Cicero often- for good or ill- subordinated his philosophy to his political thinking. Yet in some areas like nature, humans can contemplate things beyond their own personal activities and identities. One of the most powerful images of my lifetime is a view of Earth that no other generation ever saw. The sight of our planet as a distant sphere of blue against the infinite darkness of space has changed the way in which we contemplate ourselves. Some argue that we must strive to move out from our home planet, simply because it is so fragile. Others argue that to take life away from the ecosystem is not sustainable, since the whole of our existence is bound up in the stunningly complex relationships of life that have been given the name of "Gaia".
In contemplating the myriad complexities of life on our planet, it sometimes feels that at some level perhaps we truly are contemplating the divine. In the enormous space of the Universe, it is hard to contemplate what the creator of all this could actually be- perhaps better to contemplate our smaller god and our immediate creator: the planet itself. If we start from the value of our fragile planet- see it in its broader context, then we can begin to have a much deeper awareness of the nature of our interactions with Earth and eventually to understand them- so when we contemplate the delicate fragility of our planet, we can look beyond our individualities and yet still understand them- in the right perspective.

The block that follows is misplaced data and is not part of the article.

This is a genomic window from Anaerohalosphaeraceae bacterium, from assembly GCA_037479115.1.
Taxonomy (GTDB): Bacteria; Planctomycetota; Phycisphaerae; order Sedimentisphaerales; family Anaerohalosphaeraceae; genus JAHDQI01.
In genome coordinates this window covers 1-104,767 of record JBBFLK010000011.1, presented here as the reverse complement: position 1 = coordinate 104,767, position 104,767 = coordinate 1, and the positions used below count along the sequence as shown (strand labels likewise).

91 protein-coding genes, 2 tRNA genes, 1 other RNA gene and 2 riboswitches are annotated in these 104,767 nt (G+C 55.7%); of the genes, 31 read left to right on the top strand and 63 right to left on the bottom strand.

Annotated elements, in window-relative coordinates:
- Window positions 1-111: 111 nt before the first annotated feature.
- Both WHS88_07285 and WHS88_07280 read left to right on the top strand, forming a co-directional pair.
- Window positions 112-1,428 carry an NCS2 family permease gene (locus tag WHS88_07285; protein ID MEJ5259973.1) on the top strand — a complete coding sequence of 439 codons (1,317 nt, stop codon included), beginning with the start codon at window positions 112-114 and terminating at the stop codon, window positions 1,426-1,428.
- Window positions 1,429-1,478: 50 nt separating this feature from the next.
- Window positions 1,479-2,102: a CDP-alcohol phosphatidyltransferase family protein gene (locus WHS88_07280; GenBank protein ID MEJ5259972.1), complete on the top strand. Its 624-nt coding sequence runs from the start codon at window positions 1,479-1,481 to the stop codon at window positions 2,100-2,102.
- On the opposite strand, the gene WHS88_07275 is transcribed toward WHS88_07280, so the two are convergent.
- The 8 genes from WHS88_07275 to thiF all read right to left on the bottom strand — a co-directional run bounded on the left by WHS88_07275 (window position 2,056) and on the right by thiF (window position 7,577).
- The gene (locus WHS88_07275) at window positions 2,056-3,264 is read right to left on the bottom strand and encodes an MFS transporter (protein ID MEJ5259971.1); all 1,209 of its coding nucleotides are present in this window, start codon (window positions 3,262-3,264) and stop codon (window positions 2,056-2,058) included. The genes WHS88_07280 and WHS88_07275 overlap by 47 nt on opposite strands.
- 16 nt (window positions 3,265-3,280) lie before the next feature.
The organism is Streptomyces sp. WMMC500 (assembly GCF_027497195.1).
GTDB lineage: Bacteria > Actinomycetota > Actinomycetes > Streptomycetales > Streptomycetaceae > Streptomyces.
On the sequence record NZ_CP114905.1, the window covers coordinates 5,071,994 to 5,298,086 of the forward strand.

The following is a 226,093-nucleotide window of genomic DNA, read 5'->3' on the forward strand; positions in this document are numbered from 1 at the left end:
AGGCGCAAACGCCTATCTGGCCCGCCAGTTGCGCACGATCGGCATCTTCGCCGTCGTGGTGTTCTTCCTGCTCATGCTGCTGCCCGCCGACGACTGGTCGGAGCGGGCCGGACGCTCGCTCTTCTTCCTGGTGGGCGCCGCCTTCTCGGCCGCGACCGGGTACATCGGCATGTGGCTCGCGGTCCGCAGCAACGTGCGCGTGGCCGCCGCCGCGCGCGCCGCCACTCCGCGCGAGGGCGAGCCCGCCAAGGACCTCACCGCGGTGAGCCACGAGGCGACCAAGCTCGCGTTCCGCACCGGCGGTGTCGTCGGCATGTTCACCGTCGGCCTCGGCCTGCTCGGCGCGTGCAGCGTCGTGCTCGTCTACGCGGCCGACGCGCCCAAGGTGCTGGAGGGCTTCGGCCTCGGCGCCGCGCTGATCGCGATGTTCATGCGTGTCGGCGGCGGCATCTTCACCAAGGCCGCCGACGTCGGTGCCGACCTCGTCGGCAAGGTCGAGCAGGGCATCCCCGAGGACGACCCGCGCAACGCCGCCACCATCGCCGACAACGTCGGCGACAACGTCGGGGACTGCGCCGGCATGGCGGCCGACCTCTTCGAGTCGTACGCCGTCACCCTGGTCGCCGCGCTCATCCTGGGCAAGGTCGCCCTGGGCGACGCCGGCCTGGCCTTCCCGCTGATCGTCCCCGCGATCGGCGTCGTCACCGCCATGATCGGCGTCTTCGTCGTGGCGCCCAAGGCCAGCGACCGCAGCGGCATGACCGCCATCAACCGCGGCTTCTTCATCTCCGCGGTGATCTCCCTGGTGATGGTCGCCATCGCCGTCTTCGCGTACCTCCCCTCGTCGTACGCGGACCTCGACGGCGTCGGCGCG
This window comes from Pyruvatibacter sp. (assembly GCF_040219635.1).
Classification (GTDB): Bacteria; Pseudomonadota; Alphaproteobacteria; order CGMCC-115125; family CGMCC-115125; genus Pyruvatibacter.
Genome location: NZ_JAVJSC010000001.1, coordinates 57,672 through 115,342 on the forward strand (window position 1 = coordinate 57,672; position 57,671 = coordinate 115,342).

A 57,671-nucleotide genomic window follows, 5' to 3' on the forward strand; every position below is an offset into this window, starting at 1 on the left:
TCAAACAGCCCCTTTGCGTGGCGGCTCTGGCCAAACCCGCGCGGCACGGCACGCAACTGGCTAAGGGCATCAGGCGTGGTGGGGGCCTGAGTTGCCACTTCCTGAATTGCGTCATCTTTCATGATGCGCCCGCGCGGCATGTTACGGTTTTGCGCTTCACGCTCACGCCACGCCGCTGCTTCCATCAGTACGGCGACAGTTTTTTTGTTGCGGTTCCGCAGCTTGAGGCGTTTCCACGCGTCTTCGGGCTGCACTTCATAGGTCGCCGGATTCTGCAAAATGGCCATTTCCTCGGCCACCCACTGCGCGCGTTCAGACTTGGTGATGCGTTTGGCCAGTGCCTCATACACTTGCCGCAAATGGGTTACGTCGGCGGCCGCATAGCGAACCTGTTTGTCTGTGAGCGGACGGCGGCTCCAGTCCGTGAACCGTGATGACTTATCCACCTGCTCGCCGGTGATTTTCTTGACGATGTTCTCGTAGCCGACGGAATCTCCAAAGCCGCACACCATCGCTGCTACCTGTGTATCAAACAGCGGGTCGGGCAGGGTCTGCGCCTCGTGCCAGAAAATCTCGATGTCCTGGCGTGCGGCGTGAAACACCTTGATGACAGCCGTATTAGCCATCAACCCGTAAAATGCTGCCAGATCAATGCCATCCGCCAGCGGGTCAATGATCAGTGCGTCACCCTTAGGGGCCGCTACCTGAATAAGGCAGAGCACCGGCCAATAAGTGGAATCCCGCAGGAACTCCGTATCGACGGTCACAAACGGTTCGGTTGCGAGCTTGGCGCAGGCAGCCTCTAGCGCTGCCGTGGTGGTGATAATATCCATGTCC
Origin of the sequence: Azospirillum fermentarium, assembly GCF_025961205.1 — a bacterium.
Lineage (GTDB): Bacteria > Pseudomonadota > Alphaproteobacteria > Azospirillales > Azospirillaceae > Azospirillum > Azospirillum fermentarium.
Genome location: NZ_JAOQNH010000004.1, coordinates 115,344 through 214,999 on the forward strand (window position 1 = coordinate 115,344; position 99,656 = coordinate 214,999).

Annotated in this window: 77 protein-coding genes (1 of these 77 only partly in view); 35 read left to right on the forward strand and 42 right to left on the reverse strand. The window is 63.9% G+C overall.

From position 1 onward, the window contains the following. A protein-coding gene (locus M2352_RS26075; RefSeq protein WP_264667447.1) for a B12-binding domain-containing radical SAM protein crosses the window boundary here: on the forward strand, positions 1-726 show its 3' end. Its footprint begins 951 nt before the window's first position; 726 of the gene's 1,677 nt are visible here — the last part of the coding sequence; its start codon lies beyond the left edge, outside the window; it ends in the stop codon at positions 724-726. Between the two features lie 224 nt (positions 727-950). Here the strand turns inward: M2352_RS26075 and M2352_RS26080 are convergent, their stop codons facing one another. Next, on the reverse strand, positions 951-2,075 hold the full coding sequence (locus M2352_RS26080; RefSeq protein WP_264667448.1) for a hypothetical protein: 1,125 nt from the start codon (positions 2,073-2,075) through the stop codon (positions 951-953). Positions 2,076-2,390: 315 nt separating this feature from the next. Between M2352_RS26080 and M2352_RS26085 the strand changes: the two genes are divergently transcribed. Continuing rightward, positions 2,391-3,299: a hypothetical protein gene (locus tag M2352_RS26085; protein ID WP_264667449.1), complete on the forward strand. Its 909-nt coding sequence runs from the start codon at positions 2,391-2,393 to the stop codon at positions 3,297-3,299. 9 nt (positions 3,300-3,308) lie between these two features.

Douglas Adams once wrote of a device, the Total Perspective Vortex, which showed the complete universe with a sign saying "you are here". The psychic shock destroyed the personality of anyone plugged in to it. Certainly the pictures of Earth have changed our perspective- and though the shock is still being felt it is, on balance, a positive shock.